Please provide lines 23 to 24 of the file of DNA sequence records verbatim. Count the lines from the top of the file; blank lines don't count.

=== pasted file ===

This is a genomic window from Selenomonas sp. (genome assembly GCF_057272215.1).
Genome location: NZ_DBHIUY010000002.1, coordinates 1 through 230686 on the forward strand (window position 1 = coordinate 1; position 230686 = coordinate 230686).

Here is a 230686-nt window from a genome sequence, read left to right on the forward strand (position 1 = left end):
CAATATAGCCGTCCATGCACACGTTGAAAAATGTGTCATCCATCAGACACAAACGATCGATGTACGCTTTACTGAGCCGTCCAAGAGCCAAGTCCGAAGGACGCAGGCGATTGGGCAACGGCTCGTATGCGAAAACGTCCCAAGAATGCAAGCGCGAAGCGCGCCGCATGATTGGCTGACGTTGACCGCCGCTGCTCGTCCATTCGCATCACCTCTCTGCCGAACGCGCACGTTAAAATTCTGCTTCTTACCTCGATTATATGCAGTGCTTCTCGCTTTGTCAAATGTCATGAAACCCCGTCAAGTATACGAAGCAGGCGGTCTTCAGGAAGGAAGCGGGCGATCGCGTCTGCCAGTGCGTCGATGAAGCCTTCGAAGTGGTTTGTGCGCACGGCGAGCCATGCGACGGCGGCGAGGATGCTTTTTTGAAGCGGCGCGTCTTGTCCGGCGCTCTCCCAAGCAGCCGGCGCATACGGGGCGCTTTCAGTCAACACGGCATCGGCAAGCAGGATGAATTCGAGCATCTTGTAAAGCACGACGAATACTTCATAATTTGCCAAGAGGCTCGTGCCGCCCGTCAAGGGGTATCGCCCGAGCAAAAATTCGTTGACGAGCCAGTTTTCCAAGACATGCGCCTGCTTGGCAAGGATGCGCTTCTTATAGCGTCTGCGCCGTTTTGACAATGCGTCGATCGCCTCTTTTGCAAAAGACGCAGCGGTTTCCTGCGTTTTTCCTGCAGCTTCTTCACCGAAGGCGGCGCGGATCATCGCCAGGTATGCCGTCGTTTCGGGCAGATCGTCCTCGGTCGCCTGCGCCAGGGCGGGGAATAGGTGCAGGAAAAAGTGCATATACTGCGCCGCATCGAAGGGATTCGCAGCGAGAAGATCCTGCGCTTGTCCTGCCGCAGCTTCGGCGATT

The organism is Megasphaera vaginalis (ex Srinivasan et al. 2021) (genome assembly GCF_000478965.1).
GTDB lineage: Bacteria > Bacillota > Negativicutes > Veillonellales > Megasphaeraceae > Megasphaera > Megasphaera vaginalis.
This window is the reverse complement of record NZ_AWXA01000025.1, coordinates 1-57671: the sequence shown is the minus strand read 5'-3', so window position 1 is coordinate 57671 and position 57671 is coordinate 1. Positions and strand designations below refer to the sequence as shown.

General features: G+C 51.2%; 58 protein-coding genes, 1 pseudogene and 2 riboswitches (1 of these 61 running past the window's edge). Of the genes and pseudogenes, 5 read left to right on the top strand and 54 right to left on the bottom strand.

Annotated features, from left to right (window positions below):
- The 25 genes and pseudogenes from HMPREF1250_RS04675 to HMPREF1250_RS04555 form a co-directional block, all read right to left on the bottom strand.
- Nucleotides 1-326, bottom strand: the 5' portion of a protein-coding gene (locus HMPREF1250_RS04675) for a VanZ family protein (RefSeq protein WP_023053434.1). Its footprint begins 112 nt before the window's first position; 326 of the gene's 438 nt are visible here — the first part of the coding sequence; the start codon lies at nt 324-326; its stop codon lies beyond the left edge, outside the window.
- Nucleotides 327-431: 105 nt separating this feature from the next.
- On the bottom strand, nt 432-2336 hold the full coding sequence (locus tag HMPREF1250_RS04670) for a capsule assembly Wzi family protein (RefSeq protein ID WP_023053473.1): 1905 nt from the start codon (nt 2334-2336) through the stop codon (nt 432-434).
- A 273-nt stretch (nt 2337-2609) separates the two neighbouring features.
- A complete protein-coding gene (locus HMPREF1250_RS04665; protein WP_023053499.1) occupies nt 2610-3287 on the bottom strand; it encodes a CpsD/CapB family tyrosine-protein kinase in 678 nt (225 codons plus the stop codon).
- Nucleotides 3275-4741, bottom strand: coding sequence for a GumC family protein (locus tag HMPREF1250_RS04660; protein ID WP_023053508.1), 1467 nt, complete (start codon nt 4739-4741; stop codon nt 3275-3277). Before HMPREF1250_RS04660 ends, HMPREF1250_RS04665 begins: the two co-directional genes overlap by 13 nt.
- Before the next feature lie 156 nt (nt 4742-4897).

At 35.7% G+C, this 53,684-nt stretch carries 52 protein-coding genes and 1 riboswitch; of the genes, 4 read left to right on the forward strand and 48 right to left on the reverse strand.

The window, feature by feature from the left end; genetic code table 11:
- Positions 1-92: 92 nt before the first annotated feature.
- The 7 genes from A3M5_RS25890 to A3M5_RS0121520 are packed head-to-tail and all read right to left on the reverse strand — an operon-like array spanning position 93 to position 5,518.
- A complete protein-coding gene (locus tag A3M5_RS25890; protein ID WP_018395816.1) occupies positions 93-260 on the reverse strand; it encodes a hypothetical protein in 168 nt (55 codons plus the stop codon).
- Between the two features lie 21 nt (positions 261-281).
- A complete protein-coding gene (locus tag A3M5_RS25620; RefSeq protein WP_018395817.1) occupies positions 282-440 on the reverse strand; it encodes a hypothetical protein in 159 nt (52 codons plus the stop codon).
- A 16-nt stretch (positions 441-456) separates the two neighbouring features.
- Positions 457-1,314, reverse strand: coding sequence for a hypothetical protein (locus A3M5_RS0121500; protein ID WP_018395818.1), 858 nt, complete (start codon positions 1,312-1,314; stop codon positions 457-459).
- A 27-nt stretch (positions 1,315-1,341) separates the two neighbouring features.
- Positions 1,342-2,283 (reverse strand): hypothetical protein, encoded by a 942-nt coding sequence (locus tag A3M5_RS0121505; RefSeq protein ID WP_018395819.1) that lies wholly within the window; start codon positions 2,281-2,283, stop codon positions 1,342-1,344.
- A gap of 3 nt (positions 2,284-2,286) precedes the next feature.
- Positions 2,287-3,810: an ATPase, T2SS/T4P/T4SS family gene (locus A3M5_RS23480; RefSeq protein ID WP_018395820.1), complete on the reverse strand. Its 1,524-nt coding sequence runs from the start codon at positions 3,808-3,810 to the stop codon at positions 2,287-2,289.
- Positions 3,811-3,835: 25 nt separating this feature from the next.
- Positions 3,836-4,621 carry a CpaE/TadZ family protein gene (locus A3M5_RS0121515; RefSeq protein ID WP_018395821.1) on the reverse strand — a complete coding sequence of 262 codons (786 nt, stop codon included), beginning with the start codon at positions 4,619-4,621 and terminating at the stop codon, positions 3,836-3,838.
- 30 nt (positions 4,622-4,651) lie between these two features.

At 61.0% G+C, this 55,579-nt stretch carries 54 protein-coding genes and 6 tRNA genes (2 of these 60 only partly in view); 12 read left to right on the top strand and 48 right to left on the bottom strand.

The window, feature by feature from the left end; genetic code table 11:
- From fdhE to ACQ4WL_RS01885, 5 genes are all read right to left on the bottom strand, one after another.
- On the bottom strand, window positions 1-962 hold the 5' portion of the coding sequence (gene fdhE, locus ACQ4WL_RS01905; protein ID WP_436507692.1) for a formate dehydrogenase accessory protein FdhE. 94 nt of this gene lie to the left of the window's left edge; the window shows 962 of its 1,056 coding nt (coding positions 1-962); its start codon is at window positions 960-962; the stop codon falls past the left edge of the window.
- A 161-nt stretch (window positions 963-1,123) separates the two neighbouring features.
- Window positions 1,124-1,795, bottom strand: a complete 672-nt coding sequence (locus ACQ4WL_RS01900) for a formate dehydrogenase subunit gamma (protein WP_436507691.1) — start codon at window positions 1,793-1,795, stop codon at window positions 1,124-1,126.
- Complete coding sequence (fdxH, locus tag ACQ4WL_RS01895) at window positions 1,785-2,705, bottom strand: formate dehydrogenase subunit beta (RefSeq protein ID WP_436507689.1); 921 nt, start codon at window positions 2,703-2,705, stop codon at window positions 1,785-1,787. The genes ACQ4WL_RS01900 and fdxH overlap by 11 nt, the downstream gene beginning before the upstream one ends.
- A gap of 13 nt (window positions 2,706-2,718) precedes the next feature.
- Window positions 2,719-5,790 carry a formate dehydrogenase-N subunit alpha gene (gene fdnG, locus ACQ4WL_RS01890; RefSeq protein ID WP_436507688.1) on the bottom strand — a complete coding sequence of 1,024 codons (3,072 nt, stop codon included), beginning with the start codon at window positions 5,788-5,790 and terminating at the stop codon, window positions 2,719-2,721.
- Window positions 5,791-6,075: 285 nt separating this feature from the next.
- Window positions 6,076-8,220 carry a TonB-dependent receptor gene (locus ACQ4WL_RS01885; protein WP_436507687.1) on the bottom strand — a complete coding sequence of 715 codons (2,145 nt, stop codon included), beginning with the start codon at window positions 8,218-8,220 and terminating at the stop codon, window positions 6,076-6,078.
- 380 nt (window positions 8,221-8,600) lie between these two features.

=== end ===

- Between the two features lie 21 nt (positions 261-281).
- A complete protein-coding gene (locus tag A3M5_RS25620; RefSeq protein WP_018395817.1) occupies positions 282-440 on the reverse strand; it encodes a hypothetical protein in 159 nt (52 codons plus the stop codon).